A Lobsterman Looks at the Sea

July 24, 2015

His new hip healed in, we’re working on a bluff, talking doctors and health care reform as we shove a new propane tank into place...

His new hip healed in, we’re working

on a bluff, talking doctors and health care

reform as we shove a new propane tank into place.

A shape on the surface catches his eye:

“Right whale” he says, but I can only see

endless swells rolling in from the east.

He points out the gradations of gray

and green that mark deep ledge, the tide’s

shape along the islands and rocks,

the whale’s glistening back suddenly in focus.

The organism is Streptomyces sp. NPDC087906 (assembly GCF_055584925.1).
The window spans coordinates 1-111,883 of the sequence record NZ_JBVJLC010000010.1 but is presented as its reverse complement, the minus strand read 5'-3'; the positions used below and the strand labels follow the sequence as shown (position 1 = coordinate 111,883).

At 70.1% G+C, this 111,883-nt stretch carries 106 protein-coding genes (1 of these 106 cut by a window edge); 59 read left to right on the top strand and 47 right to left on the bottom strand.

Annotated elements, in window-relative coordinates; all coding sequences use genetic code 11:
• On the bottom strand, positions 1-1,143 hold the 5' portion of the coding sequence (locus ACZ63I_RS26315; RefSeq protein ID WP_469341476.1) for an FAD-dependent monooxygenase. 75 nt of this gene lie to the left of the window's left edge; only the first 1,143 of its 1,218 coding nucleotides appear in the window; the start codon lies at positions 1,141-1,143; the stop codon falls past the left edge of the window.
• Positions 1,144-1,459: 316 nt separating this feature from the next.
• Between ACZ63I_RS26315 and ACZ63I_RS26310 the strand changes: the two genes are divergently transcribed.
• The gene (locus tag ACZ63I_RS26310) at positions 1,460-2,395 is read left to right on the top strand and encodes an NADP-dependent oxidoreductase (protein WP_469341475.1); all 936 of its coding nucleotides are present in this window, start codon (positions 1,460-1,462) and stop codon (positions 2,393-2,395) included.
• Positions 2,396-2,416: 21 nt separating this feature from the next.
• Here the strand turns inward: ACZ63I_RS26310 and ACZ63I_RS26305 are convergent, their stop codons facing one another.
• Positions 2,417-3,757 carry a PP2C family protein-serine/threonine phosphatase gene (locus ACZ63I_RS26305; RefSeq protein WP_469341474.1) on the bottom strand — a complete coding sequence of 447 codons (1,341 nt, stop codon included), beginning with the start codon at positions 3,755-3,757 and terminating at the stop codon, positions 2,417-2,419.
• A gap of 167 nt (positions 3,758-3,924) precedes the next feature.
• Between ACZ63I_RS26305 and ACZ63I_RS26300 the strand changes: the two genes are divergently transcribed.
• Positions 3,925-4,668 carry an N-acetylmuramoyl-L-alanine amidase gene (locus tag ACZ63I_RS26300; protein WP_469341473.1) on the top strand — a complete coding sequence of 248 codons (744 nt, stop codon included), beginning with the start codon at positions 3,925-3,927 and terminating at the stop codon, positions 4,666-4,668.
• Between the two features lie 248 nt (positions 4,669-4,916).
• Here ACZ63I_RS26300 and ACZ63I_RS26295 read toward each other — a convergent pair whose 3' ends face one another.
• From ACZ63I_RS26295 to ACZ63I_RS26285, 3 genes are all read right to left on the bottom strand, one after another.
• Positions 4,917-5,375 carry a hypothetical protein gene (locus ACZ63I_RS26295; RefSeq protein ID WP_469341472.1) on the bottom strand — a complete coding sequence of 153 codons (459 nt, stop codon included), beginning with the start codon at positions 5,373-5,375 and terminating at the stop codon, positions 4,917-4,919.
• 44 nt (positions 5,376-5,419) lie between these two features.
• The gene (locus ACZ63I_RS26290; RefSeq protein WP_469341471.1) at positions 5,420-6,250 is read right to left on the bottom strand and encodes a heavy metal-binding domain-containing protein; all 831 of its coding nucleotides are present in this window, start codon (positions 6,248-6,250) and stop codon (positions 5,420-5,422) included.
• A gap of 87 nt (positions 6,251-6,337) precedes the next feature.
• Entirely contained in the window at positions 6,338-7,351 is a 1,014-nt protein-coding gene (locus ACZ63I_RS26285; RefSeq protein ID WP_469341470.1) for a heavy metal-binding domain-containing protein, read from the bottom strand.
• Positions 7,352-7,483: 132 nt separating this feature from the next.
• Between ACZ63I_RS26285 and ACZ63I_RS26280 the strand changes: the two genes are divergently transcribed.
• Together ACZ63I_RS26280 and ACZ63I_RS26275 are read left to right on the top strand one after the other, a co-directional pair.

And I react with the same surprise

my patients feel when I observe

what they can’t see-

a sudden shift in gaze, or a crease in a cheek,

and I understand how a doctor becomes

like a man who has spent sixty years

on a lobster boat, watching the world

swim fast and shining, right before his eyes.

This poem received a “Commended” award for The Hippocrates Prize for poetry, an international award for poetry on a medical subject, 2012.